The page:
Calcutta, Jan. 31: Calcutta High Court today ordered the winding up of ailing tyre-maker Dunlop India Ltd and directed the official liquidator to take over the assets of the company.
Allowing the plea of 17 creditors, Justice Sanjib Banerjee upheld his March 30 interim order where he had appointed a provisional liquidator and ordered closure with “immediate effect”.
The once-marquee firm is now owned by Pawan K. Ruia. Dunlop has plants at Sahagunj in Hooghly and Ambattur in Chennai. The company has around 800 workers.
According to an estimate, Dunlop owes Rs 1,000 crore to 17 creditors, including Rs 50 crore to the Bengal government.
“The official liquidator is directed to take over the property, assets, books of accounts and records of the company with immediate effect,” Justice Banerjee said.
The company said in a statement: “We are yet to receive the court order. We’ll decide on the next course of action after getting our counsels’ advice on the issue.”
The company told the court that it was willing to settle the dues and sought time. But the court felt Dunlop was not in a position to settle the dues. If Dunlop can convince a division bench that it can return the dues, the company can hope to restart operations.
Sources said the Dunlop management would appeal against the order in a higher court.
The Bengal government hinted that it could take over the company from the liquidator and run the factory for the sake of the workers.
“I haven’t yet got a copy of the verdict. After seeing it, we’ll talk to lawyers and decide our plan of action. If there is an auction, the WBIDC can participate in it on behalf of the government,” labour minister Purnendu Bose said at Writers’ Buildings.
“Yes, it’s true that many of the factory’s machines have been moved out of the premises. But now that an order has been passed for its liquidation, let’s see what can be done to save the rest,” he added.
The winding-up petition was filed in 2008 when two creditors, E.V. Mathaia and Company and A.K. Kundu and Company, moved two pleas against Dunlop. Both the companies had claimed Dunlop could not pay for articles they supplied to it.
Subsequently, 15 other companies joined the case with the same claim. According to the court’s assessment, Dunlop has credit of over Rs 1,000 crore in the market.
Madura Coats Limited moved a petition in 2009 claiming Dunlop owed it Rs 2 crore. Madura Coats also demanded that the court direct Dunlop to wind up to pay back dues.
The post of the official liquidator is under the court’s supervision. After winding up is directed, the liquidator takes control of a company’s assets, sells them and pays off creditors and employees. A senior high court advocate said a liquidator would approach the company law board for formal approval. Thereafter, the court will give a sale notice.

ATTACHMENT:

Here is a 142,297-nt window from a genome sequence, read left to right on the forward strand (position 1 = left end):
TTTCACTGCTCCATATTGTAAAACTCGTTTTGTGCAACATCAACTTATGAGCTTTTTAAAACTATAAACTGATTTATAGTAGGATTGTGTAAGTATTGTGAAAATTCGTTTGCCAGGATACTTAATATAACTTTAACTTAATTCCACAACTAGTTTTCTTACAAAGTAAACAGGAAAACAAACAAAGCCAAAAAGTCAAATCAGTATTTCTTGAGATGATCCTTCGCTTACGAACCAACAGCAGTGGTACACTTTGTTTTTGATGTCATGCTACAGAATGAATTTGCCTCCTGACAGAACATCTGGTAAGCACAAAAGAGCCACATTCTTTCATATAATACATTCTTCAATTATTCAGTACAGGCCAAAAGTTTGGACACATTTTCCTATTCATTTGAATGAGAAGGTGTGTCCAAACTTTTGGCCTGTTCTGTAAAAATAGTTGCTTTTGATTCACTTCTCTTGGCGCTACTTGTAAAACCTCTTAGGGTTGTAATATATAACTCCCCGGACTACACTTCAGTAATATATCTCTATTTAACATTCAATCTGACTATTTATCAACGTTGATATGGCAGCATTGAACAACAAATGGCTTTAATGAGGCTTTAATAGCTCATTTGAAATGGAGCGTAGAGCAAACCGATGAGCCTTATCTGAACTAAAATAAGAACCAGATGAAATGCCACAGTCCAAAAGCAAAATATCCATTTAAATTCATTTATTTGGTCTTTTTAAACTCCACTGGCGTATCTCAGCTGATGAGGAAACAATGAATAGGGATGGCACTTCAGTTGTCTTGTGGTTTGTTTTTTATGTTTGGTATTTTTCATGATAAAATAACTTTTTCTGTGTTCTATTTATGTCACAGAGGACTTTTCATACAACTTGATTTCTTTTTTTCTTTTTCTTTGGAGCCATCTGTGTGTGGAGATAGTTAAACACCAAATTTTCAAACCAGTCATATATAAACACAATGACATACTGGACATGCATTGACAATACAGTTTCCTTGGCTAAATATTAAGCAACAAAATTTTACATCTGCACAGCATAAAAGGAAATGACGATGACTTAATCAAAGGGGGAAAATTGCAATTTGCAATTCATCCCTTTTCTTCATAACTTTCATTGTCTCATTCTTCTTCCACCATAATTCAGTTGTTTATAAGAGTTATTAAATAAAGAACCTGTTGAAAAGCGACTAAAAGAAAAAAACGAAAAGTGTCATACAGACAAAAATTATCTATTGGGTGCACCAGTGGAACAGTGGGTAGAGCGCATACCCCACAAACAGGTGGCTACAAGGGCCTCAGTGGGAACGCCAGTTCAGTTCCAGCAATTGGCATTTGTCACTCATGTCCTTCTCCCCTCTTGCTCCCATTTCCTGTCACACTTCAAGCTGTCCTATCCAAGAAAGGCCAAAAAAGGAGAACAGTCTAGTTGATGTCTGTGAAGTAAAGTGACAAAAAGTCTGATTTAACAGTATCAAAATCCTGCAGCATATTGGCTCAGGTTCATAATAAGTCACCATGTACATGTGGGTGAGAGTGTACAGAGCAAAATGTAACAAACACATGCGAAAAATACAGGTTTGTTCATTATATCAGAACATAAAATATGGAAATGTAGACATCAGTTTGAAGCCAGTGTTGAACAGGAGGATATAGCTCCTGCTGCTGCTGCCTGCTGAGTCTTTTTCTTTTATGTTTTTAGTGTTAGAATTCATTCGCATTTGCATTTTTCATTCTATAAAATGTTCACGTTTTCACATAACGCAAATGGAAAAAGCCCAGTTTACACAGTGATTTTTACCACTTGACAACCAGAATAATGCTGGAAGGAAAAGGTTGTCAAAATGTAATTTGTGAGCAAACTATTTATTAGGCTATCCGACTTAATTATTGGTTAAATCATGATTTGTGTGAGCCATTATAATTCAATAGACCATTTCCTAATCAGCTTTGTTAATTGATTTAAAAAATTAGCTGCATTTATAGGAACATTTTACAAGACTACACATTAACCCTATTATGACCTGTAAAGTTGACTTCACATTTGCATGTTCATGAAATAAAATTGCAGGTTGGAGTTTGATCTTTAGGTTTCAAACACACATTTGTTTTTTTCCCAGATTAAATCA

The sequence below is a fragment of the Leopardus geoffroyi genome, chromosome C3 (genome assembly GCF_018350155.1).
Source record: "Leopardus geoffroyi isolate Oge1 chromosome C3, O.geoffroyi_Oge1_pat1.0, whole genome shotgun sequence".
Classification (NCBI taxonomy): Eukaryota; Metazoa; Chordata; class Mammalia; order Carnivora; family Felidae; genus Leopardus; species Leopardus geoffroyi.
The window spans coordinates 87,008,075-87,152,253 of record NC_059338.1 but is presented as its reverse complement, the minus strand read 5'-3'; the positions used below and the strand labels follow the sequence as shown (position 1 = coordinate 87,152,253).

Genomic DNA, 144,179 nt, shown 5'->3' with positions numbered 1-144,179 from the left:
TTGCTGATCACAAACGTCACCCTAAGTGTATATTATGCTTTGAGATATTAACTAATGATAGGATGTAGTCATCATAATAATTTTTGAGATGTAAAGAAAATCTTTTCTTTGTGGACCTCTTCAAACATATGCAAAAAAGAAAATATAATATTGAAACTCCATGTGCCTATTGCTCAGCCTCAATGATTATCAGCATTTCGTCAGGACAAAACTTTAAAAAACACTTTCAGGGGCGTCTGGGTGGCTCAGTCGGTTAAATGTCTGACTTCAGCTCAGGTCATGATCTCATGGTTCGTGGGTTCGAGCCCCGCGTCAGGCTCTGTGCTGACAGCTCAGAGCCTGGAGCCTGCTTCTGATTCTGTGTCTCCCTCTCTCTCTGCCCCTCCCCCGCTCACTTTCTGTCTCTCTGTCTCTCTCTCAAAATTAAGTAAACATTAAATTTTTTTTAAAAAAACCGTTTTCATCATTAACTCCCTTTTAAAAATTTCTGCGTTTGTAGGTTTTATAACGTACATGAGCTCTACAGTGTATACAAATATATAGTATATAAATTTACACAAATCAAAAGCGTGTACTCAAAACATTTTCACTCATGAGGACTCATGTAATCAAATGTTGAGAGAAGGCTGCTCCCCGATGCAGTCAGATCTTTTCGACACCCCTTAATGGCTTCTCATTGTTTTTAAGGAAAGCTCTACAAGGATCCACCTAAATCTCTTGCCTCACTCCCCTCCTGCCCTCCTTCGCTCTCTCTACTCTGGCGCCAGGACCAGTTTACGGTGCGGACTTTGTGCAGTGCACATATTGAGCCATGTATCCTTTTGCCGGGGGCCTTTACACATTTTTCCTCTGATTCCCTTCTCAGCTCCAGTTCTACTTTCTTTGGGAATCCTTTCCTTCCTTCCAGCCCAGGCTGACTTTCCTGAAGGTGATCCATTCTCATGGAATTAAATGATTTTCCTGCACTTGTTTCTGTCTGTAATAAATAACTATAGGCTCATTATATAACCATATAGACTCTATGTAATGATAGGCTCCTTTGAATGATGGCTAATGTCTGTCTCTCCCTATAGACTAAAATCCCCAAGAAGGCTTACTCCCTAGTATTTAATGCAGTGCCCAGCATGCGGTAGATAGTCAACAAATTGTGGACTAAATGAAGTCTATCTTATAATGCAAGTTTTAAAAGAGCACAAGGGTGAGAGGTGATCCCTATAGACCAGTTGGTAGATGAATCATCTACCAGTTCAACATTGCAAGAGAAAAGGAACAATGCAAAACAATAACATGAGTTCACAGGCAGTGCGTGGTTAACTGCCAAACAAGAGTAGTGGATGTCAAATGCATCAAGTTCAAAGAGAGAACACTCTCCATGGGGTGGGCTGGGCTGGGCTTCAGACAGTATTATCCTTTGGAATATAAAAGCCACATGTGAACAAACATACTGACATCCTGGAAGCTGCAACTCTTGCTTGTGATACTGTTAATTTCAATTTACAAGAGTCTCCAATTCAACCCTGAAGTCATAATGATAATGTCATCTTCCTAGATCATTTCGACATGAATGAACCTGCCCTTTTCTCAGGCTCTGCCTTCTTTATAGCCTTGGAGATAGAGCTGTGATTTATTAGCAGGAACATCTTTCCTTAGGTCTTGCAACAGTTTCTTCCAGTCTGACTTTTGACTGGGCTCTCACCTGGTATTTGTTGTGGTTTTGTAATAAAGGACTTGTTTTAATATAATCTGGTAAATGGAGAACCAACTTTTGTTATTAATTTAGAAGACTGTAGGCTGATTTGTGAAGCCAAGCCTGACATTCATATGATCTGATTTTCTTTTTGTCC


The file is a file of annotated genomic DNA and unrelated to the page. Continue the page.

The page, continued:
On March 26 last year, Justice Banerjee had barred Ruia from selling any property of the company by appointing a provisional liquidator.
Justice Banerjee had also said the provisional liquidator would try to bring back any asset that might have been “fraudulently” sold by the management after 2009.
The court had also asked the provisional liquidator to make an inventory of the property assets and machinery of Dunlop.
The Mamata Banerjee government is against the liquidation of the company as many people will lose jobs.
Advocate-general Anindya Mitra had informed a division bench headed by Justice K.J. Sengupta that the state wanted the revival of Dunlop and was ready to provide assistance to the company.
Dunlop had moved an appeal against Justice Banerjee’s order before the division bench and demanded a stay. However, the division bench upheld Banerjee’s order and sent the matter back to his court.
Bitan Chowdhury, the general secretary of the Citu-affiliated workers’ union at Dunlop’s Sahagunj unit, welcomed the high court order.
“Ruia did not have any intention to run the factory. He has not paid workers’ dues. Dunlop owes nearly Rs 46 crore to about 1,400 present and former workers,” he said.
The president of the INTTUC-affiliated union, Bidyut Raut, described the verdict as “historic”. “The order has been given in the interest of the workers,” he said.
The joint secretary of the Intuc-affiliated union, Tanaji Sengupta, said: “It may take a long time to implement the order.”
Sahagunj factory worker Adesh Singh, 55, said he had not been paid for over a year. “I have to work as a hawker to run my family of four.”
Operations are suspended at the Sahagunj unit since October 2011. In February 2012, the Ambattur unit shut shop.
However, Dunlop-branded tyres, especially for two-wheelers and cycles, are available in India and they would continue to be so.
Ruia’s group manufactures Dunlop-branded tyres from Falcon Tyres, which is based in Mangalore.